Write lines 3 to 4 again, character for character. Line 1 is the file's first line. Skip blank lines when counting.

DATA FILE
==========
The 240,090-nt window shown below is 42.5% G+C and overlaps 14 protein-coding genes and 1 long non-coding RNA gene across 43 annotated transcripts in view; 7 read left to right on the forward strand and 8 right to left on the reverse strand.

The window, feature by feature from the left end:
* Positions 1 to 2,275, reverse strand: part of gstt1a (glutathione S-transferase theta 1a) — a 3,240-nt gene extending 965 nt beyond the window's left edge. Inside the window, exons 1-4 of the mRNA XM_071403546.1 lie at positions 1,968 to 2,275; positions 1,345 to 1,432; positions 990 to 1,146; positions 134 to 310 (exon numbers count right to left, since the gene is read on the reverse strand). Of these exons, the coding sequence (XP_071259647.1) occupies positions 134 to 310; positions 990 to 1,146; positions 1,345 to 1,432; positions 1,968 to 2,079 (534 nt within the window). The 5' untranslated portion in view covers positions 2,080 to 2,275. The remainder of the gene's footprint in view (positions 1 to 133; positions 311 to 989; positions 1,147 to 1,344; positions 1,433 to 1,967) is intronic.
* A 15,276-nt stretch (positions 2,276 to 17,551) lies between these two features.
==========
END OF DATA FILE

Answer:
* Positions 1 to 2,275, reverse strand: part of gstt1a (glutathione S-transferase theta 1a) — a 3,240-nt gene extending 965 nt beyond the window's left edge. Inside the window, exons 1-4 of the mRNA XM_071403546.1 lie at positions 1,968 to 2,275; positions 1,345 to 1,432; positions 990 to 1,146; positions 134 to 310 (exon numbers count right to left, since the gene is read on the reverse strand). Of these exons, the coding sequence (XP_071259647.1) occupies positions 134 to 310; positions 990 to 1,146; positions 1,345 to 1,432; positions 1,968 to 2,079 (534 nt within the window). The 5' untranslated portion in view covers positions 2,080 to 2,275. The remainder of the gene's footprint in view (positions 1 to 133; positions 311 to 989; positions 1,147 to 1,344; positions 1,433 to 1,967) is intronic.
* A 15,276-nt stretch (positions 2,276 to 17,551) lies between these two features.